Wednesday, July 7, 2010

Uppity Women #8

And the $10 Amazon gift certificate goes to the first reader who correctly identifies this very uppity woman:

Who wore this necklace:

and also this dress:

She was splendidly uppity and boy oh boy did she enjoy herself... I'll give you a few hints.

1) Her given first name is Sophie.

2) She was skilled at diplomacy and counted as a very generous lover, even after she was done with you, so to speak.

3) Her grandson was also very famous and successful, if somewhat quixotic.

What a survivor, given the situation she found herself in, for a time. Compare Mary Queen of Scots or Marie Antoinette and you'll see that this Uppity Woman was a living blueprint on how to survive a bad marriage and thrive.

Totally not kidding on the Gift Certificate. if you're too shy to guess in a comment. But if so, I'll post the winner's email comments here on the blog and update the post with further information about who she is and more about why she was fantastic.

Our winner is Michael Mock and he has correctly surmised that this is none other than the legendary Catherine the Great

Born Sophie Friederike Auguste von Anhalt-Zerbst-Dornburg in Stettin, Pomerania (now now Szczecin, Poland)  in 1729,  married at age 15, she was supposedly so desperate to get away from her family circumstances that she was willing to do whatever it took to ingratiate herself to Empress Elizabeth of Russia, the Russian people, even marrying her unpleasant cousin, converting to the Russian Orthodox Church and changing her name to the Russian Ekaterina Alekseyevna. Her husband Peter, the tsarevich, appears to have been developmentally disabled in some fashion (commonly called a simpleton in those not PC times). Since he wasn't able to provide Catherine with her needs, (and he had a mistress already) she proceeded to enjoy several lovers, involve herself with social sets that opposed her husband and his infantile obsession with Prussian Frederik II and yet still retain the great affection of her mother in law, Empress Elizabeth. (Talk about skills....) When Elizabeth died in 1762, in less than six months Peter was deposed in a coup, then assassinated only days later by the brother of one of Catherine's lovers. There was no evidence (that survived, anyway) that Catherine was involved in his assassination. Peter was extremely unpopular. Catherine on the other hand, was well liked and was considered incredibly charismatic and diplomatically skilled. She surrounded herself with intellectually stimulating and culturally sophisticated courtiers and Russia evolved culturally under her reign as it had not previously. It became a major power in Europe, though that power was occasionally expressed in brutal fashion when the monarchy was opposed. Nevertheless, in 1766 Catherine convened what was essentially Russia's first Parliament, an experiment based on principles she had studied in European government. She desired, in spite of her rather autocratic (though usually benevolently so) stance, to have Russia become more ideally democratic, a concept that truly frightened some. Sadly, the attempt at a parliamentary system failed. The correspondent of Voltaire, Diderot and even Leonhard Euler (Catherine loved math, reportedly), she is sadly best remembered for her sexual pursuits.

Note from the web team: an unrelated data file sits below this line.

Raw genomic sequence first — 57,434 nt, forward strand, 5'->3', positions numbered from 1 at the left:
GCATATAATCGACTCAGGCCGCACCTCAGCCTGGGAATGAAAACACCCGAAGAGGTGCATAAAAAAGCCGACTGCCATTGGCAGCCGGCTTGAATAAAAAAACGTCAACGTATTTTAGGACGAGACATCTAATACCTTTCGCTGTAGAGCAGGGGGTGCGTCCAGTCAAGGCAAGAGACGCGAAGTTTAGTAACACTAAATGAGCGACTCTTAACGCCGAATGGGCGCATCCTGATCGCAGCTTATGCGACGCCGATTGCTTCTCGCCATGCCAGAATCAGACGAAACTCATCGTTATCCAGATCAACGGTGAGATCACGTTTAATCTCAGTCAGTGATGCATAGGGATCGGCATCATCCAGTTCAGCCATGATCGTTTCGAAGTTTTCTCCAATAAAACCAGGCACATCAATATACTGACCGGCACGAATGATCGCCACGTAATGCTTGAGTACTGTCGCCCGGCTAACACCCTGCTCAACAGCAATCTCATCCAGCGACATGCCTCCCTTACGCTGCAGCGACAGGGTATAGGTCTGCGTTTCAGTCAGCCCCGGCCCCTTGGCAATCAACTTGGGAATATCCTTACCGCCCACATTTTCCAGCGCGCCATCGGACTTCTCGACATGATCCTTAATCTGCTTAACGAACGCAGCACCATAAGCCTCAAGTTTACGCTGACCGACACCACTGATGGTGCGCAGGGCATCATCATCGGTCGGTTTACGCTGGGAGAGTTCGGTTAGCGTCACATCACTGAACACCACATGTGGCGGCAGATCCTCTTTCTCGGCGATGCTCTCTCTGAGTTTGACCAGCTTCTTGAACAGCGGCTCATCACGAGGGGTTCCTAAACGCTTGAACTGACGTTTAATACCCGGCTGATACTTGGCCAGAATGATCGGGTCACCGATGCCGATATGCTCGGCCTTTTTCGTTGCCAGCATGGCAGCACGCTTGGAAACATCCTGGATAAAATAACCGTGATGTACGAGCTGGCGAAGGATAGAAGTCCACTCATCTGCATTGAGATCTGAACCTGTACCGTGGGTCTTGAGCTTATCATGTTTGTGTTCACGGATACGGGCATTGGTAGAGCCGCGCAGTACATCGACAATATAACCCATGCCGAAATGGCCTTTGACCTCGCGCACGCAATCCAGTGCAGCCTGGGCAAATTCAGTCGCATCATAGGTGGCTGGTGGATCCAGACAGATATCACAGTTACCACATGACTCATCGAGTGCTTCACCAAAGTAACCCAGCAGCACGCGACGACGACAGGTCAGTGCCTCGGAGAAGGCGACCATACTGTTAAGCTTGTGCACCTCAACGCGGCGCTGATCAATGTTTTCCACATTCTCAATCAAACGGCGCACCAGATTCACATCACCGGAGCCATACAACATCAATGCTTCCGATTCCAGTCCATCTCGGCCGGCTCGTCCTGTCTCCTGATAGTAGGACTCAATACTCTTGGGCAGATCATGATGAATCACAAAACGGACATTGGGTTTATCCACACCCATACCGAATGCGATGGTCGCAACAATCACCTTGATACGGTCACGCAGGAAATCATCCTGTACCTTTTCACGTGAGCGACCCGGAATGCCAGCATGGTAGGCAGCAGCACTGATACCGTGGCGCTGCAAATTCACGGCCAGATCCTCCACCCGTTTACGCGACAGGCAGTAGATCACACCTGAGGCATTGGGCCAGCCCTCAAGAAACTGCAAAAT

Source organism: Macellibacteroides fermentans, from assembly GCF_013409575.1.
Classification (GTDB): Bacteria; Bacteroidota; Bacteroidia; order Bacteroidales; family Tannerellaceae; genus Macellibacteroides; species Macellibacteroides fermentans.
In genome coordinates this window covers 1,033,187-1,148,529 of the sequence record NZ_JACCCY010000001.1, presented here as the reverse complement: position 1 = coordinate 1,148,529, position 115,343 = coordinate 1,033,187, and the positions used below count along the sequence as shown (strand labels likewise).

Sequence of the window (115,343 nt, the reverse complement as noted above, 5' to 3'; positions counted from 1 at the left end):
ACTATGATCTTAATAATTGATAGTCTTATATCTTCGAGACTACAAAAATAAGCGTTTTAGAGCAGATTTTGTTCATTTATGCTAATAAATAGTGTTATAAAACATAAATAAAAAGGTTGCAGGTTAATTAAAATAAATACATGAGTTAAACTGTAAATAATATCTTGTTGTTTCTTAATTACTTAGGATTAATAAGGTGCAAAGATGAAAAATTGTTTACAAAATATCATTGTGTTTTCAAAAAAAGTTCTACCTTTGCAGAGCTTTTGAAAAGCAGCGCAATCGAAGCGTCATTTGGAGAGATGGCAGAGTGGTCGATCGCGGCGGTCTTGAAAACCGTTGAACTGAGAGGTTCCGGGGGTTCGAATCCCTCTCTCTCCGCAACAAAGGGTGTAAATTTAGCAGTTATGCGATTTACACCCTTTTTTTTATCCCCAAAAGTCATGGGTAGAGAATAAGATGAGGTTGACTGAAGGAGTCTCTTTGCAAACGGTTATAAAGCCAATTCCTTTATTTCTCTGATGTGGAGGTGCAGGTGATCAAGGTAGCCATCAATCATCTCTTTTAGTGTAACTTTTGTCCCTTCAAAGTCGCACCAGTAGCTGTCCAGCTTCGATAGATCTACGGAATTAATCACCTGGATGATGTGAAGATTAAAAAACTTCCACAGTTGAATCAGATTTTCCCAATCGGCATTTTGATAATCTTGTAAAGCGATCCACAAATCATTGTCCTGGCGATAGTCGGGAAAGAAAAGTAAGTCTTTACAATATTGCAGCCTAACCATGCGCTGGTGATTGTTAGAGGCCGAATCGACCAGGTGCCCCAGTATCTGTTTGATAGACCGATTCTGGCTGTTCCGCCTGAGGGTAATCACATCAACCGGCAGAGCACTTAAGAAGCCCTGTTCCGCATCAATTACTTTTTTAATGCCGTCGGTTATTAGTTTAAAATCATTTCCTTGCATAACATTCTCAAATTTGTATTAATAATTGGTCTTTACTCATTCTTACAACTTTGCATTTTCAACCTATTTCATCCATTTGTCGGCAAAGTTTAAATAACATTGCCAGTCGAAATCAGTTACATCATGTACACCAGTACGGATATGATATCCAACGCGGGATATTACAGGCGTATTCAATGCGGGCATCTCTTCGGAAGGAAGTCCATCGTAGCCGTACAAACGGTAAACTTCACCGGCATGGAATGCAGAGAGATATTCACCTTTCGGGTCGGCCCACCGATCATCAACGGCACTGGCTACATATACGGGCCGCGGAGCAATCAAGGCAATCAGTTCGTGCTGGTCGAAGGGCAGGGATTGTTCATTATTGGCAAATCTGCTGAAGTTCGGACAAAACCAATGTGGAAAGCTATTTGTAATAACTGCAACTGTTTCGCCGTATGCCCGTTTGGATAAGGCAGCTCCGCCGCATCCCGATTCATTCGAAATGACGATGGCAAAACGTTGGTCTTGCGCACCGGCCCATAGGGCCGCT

© Bright Nepenthe, 2010


  1. Well, I started with Madame Sophie, and went from there to Sophia Magdalene, but neither of those are right. (Though either might still be considered Uppity Women - I didn't chase down their details.)

    ...But she wasn't called Sophie in her later, better known life, was she? Very impressive woman, despite the rumors about horses. (Yes, I found it, though it took some searching.) Great choice.

  2. Michael you have so totally won! But are you actually suggesting that being too uppity might get you slandered? Oh dear...

  3. Frankly, I'd be surprised if it *didn't* get you slandered. T'ain't easy, bein' uppity!